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April 18, 2008

Diocese sues Ohio churches that left over gay bishop

Cleveland--The Episcopal Diocese of Ohio is suing five churches that departed over the election of a gay bishop and other issues, saying they cannot take their buildings and land with them.

The suit asks the Cuyahoga County Common Please Court to decide who owns the property, the diocese or the churches.

The departing churches are St. Barnabas Anglican Church in Bay Village, St. Luke’s Anglican Church in Fairlawn, St. Anne in the Fields in Madison, Anglican Church of the Transfiguration in Cleveland and Church of the Holy Spirit in Akron, who all left in 2005.

The churches left after the election of V. Gene Robinson of New Hampshire, the denomination’s first openly gay bishop. He was approved by a 21 majority at the Episcopal General Convention in 2003.

The Episcopal Church is the U.S. branch of the world Anglican Communion. The breakaway churches are part of a trend among conservative parishes to leave the U.S. church and align themselves with African and South American arms of the communion.

They congregations continue to meet in the buildings they used when they were part of the diocese.

However, church canon states that “parishes hold their property for the benefit of the ministry of the Episcopal Church,” said Martha Wright, communications director for the diocese.

National rightist leaders accuse the Ohio diocese of making an unfortunate decision in litigating before negotiating, but Wright pointed out that it would be pointless negotiating over property before the courts weighed in on who had the power to make the decisions.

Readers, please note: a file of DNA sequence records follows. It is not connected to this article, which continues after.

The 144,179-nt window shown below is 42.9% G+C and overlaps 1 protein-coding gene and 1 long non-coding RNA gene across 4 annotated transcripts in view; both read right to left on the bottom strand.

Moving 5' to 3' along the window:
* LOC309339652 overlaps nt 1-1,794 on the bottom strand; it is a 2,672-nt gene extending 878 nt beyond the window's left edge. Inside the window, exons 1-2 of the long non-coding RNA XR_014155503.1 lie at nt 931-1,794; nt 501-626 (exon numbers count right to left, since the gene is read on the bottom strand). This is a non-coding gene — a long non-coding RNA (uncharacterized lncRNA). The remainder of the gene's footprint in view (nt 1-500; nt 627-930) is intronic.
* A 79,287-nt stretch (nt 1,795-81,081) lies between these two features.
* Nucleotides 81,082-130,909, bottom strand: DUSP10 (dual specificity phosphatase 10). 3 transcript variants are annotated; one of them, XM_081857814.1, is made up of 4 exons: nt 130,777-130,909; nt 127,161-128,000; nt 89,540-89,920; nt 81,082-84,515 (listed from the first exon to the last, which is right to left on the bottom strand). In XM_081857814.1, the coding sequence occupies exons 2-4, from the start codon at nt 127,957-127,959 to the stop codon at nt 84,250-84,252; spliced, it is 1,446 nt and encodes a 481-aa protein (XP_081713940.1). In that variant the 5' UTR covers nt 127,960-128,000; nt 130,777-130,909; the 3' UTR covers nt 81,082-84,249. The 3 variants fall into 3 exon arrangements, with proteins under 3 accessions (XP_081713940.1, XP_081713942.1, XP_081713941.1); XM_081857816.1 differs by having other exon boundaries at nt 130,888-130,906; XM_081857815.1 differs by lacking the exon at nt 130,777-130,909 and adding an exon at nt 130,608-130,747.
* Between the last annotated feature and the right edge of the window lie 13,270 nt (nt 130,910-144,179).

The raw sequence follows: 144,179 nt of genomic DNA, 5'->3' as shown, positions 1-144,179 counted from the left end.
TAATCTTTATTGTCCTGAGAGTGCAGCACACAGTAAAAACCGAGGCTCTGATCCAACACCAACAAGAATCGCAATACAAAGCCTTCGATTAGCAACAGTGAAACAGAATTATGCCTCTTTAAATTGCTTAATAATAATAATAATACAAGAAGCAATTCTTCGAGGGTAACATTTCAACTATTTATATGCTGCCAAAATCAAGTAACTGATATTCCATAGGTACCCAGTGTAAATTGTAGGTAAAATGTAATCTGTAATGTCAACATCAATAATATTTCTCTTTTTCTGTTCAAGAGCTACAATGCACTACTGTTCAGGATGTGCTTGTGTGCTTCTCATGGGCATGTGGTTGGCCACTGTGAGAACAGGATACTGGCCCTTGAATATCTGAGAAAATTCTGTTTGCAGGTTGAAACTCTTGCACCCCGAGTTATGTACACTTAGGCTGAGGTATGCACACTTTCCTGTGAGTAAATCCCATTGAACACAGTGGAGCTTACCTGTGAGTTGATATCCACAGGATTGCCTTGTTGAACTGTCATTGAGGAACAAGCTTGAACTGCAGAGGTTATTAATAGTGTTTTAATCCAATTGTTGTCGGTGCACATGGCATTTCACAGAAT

“Bishop [Mark] Hollingsworth feels that we can’t go ahead with any negotiations until the courts decide who has the right to make decisions about the property,” she said. “We’re not in any position to negotiate before we know that.”

“The diocese really hopes to achieve a resolution that is agreeable to everybody’s interest,” she continued. “This court issue, we’re trying to have it help us go forward by helping us know who has the right to that property and who has the right to make decisions.”

When the parishes disassociated themselves from the American denomination, “those clergy have been released from their duties as priests of the Episcopal Church, so they function as clergy of other” members of the Anglican Communion, Wright said, adding that they continue to use Episcopal property despite no longer being Episcopal priests.

She also pointed out that conservatives in the Episcopal Church have rankled under changes for decades, and that the it was not simply Robinson’s ordination that led to their exit. She pointed to the ordination of women and even changes in prayer books as sources of conflict within hers and other denominations.

“I think that, with at least some of these five, they’ve been unhappy with a lot of things,” she noted.

Another point she stressed was the limited scope of the defection.

“One of the things I think is important to remember, especially in the face of what the press reports, is, we’re talking about five parishes out of 95,” Wright said.

The Episcopal Diocese of Ohio covers most of the northern half of the state, not including Columbus, stretching from the Indiana border to the Pennsylvania border.

While at a conference in the last month, she spoke to the communications director of the Episcopal Diocese of San Joaquin in California, which formed after the previous bishop disassociated his entire diocese from the national church.

Wright noted that many people in the area were displeased with the now-defrocked bishop’s actions, and have since begun reforming the diocese. The earlier one is now aligned with the Anglican Church of the Southern Cone in Argentina.

Bishop Jerry Lamb was elected by local delegates to lead the Episcopal Diocese of San Joaquin. His predecessor, John-David Schofield, was opposed to the ordination of women and gays.

In 2006, the Episcopal Church selected their first female leader in Presiding Bishop Katharine Jefferts Schori.

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